Use of p63 and CD10 in the differential diagnosis of papillary neoplasms of the breast.Breast J. 2008 Jan-Feb; 14(1):68-75.BJ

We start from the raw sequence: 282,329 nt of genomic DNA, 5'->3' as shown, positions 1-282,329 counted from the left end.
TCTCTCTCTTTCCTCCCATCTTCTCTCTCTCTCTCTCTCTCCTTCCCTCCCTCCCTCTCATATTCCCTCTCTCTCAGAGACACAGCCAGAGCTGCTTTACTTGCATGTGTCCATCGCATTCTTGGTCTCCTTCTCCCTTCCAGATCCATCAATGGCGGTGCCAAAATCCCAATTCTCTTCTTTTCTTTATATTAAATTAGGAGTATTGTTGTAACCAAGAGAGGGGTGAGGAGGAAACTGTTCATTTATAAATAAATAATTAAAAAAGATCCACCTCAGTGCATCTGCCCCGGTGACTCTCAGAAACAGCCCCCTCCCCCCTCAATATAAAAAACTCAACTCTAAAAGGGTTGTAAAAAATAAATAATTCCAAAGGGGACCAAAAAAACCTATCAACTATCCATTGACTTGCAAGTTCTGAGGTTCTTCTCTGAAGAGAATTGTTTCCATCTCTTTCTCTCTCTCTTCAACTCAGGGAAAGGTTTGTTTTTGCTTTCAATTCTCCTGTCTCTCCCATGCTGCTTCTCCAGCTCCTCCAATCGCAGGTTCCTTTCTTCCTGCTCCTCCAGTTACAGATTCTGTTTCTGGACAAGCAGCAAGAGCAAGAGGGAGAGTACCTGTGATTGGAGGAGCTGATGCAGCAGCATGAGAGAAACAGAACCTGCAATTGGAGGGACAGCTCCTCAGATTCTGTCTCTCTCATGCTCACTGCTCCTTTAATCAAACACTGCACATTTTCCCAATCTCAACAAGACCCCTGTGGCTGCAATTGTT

Papillary neoplasms of the breast represent a complex spectrum ranging from benign to malignant lesions. The myoepithelial cell (MEC) layer is generally continuous in papillomas and increasingly discontinuous to absent in atypical and malignant counterparts. Identification of MECs can be difficult on morphological grounds and currently relies on immunomarkers. We investigated the potential role of p63 and CD10 in 20 papillary lesions and compared them with 1A4 and calponin. In 18 cases, adjacent normal breast tissue was available for study. All four markers were diffusely positive in all samples of normal tissue and benign papillomas indicating similar sensitivity in the identification of MECs. Intense positivity was found in 100% of the cases with 1A4 and CD10, but in only 76% with calponin and in 60.5% with p63 (differences statistically significant, p < 0.05), suggesting that the former two render more reproducible results. The most specific markers were p63 and CD10 which showed cross-reactivity in 0% and in up to 33% of the cases respectively. 1A4 and calponin showed diffuse cross-reactivity in all cases. When assessing benign versus atypical papillomas, the best parameters were diffuse positivity using CD10 or p63, and continuous MEC layer, mainly using CD10. When comparing benign papillomas to carcinomas all parameters were equally useful with 1A4 and CD10. Regardless of the marker, intense positivity was the only parameter that could distinguish atypical papillomas from papillary carcinomas. p63 staining, which renders a nuclear and mostly discontinuous reactivity, was not as useful as the other markers when the parameter continuous MEC layer was evaluated. Although CD10 seems to combine the highest specificity and reproducibility with a good sensitivity, reproducibility of 1A4 is higher. Thus, a minimum panel to assess papillary lesions should include both markers. Although p63 is the most specific, its nuclear and discontinuous pattern may lead to erroneous diagnosis, especially in the differentiation between benign papillomas and atypical/malignant lesions.